My experience with the Pokemon franchise has been one largely devoid of PvP. I never touched it in Pokemon X or Pokemon Ultra Moon, the two mainline games I played prior to Let’s Go Pikachu/Let’s Go Eevee. Pokemon Go will be getting a form of PvP soon, but it’s been absent from that game for over two years. The only times I’ve engaged with it were during random instances where I’ve fooled around in Pokemon Stadium on the Nintendo 64 with the default Pokemon.
Taking on Kris from Double Jump the other night in a few Pokemon Let’s Go Pikachu/Let’s Go Eevee battles was an eye-opening experience. Even with just the handful of matches we played that night, it gave me a greater appreciation for the franchise’s battle system and how exciting it can be to go head-to-head with another human.
Right off the bat, my level of investment was at a fever pitch. Unlike the times where I’ve messed around with the default creatures in Pokemon Stadium, I came into the battle with my Pokemon. The ones I caught during my adventures, walked alongside of or rode on in Kanto region, and the ones I hand-picked moves for. My connection with Pikachu was even tighter, as I dress it up, feed it, pet it, and has been an integral part of the game’s story so far.
On the other side of the battlefield was a friend who cares even more about her Pokemon than I do. She’s been playing the franchise for her entire life, names all of her Pokemon (which I currently don’t do), and I had just watched her stream for two hours where she talked to them as if they were her own children, right down to a steady flow of verbal positive reinforcement.
Going into the battle, I had an idea of what she was going to try and do. Partially because I had just spent the last few hours watching her stream, and partially because of the way the game is currently designed. Your starter Pokemon is crazy powerful and they gain a grip of devastating moves along the way. I knew that she was going to rely on Pikachu to obliterate my team, but she knew I would try the same with my Pikachu.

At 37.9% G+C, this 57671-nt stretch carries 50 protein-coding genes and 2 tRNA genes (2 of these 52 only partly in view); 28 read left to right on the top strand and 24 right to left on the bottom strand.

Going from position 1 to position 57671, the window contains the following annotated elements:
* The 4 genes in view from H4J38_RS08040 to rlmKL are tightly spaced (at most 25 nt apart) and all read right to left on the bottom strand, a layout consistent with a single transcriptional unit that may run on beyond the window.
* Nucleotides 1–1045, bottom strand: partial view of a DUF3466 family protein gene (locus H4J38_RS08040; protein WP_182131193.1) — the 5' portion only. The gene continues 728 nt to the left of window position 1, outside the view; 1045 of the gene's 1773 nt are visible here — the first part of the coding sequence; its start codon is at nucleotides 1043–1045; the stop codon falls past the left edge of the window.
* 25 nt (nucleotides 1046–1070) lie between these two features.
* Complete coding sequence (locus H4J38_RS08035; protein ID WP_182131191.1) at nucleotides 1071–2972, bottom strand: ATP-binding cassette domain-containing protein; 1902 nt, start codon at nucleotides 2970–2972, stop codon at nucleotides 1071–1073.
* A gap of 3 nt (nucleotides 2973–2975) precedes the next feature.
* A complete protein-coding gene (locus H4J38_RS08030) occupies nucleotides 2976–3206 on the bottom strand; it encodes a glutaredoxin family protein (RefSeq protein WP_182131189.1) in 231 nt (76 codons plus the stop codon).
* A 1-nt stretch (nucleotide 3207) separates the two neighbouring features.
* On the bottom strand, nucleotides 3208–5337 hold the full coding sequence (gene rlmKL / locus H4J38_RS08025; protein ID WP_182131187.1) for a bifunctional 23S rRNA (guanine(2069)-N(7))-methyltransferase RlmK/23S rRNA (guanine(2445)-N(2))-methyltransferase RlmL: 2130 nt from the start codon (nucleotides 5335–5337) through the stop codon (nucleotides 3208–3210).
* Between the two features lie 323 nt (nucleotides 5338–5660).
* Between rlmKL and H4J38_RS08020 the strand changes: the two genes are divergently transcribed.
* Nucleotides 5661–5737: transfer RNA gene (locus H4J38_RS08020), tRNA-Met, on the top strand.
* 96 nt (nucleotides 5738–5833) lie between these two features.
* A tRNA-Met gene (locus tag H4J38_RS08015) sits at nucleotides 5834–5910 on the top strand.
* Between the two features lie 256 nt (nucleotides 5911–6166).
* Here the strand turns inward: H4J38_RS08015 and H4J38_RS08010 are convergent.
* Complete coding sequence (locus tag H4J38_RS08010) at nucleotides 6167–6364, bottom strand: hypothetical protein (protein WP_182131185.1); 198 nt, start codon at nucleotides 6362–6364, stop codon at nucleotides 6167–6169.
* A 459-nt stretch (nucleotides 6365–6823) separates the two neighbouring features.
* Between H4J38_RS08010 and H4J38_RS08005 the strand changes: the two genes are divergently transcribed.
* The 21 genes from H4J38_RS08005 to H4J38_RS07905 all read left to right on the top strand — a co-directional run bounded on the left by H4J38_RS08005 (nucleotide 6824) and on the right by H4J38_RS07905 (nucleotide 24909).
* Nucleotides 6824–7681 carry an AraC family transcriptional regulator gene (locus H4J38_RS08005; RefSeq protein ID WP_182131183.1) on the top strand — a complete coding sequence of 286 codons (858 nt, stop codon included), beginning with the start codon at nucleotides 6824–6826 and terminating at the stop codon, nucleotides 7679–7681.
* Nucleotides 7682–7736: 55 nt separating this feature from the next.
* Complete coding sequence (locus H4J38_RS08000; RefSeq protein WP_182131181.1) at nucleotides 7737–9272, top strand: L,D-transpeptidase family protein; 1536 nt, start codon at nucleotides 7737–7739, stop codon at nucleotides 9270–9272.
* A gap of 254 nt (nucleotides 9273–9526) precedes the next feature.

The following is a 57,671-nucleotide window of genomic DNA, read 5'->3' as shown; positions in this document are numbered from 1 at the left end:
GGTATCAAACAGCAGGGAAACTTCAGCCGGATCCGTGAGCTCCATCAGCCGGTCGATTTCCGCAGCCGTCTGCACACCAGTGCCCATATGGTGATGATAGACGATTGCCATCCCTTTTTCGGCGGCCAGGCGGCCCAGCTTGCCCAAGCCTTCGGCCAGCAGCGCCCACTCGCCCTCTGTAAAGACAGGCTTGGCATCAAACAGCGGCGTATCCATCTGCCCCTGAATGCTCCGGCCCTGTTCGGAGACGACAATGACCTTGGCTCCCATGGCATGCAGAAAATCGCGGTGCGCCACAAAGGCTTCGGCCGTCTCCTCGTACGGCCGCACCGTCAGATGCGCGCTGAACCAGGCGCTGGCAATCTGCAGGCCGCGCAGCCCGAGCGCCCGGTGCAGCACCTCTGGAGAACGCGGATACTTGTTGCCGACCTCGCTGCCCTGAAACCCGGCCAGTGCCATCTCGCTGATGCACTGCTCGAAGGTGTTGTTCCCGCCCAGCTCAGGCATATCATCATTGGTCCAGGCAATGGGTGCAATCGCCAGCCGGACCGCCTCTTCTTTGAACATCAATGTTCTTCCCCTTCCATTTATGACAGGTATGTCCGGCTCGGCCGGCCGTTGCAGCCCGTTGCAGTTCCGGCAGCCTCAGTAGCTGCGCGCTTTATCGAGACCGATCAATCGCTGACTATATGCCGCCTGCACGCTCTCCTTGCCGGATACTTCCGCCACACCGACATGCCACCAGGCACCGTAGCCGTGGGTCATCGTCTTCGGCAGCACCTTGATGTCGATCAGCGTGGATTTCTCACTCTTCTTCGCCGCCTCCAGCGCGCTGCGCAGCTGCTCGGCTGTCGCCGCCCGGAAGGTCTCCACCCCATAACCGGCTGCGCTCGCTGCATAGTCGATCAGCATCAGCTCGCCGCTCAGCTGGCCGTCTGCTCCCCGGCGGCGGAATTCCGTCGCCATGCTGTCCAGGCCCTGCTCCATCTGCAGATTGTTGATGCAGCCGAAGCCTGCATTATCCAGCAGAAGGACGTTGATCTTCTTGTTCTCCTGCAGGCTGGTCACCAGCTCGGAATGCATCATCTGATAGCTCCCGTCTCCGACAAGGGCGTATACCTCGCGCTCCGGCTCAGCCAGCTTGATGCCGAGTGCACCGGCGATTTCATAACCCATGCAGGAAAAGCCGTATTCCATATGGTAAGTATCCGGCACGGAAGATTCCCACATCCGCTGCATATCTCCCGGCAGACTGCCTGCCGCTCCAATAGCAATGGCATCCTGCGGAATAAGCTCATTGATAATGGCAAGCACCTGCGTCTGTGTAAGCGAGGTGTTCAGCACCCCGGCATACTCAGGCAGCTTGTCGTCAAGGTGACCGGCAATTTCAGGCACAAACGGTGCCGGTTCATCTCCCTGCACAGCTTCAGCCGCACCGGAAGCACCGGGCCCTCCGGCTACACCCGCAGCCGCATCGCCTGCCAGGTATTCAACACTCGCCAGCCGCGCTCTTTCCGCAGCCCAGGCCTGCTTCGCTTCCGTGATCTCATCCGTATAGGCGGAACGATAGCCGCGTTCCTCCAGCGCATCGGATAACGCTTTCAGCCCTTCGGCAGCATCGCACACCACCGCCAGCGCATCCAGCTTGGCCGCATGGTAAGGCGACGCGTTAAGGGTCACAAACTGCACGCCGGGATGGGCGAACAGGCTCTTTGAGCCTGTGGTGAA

It led to an interesting back-and-forth on how we would deal with each other’s Pikachus. She had an Onix to nullify Pikachu’s electricity, but I had Splishy Splash ready to wash it away. My Chansey got electrocuted into oblivion, but Snorlax was able to sustain multiple blasts. Between his high defense and Yawn attack, Snorlax was the game-changer I needed to get the edge.
That said, Kris had counters too. Snorlax is weak to fighting attacks, and her Pikachu had Double Kick at the ready for super effective damage. In a Pikachu vs. Pikachu encounter, she had the speed advantage, allowing her to hit me first every time. I also failed to realize that ghost-type moves won’t hit on normal-type Pokemon, giving her an edge during the middle of our second match. It wasn’t enough this time, but what happens next time? We’ll both have more Pokemon by then, our current teams will get better, and who knows what combination of Pokemon and moves we’ll have at the ready in the future?
Even with only Gen 1 Pokemon, I still feel like there’s so much room to create a viable team. Maybe we house rule out our starters, but it seems like everything has an answer, and even if you’re not fully prepared, you might be able to find a way with the Pokemon you have. Future generations are probably even better, as later games had even more Pokemon and more moves available to them.
Once again, thank you Kris and Rachel for allowing me to battle you on your stream! I had a blast and our Pokemon will definitely spar again!
Also, if you aren’t already following Double Jump, check them out! I enjoy reading their daily content and I try to catch all of their streams live.
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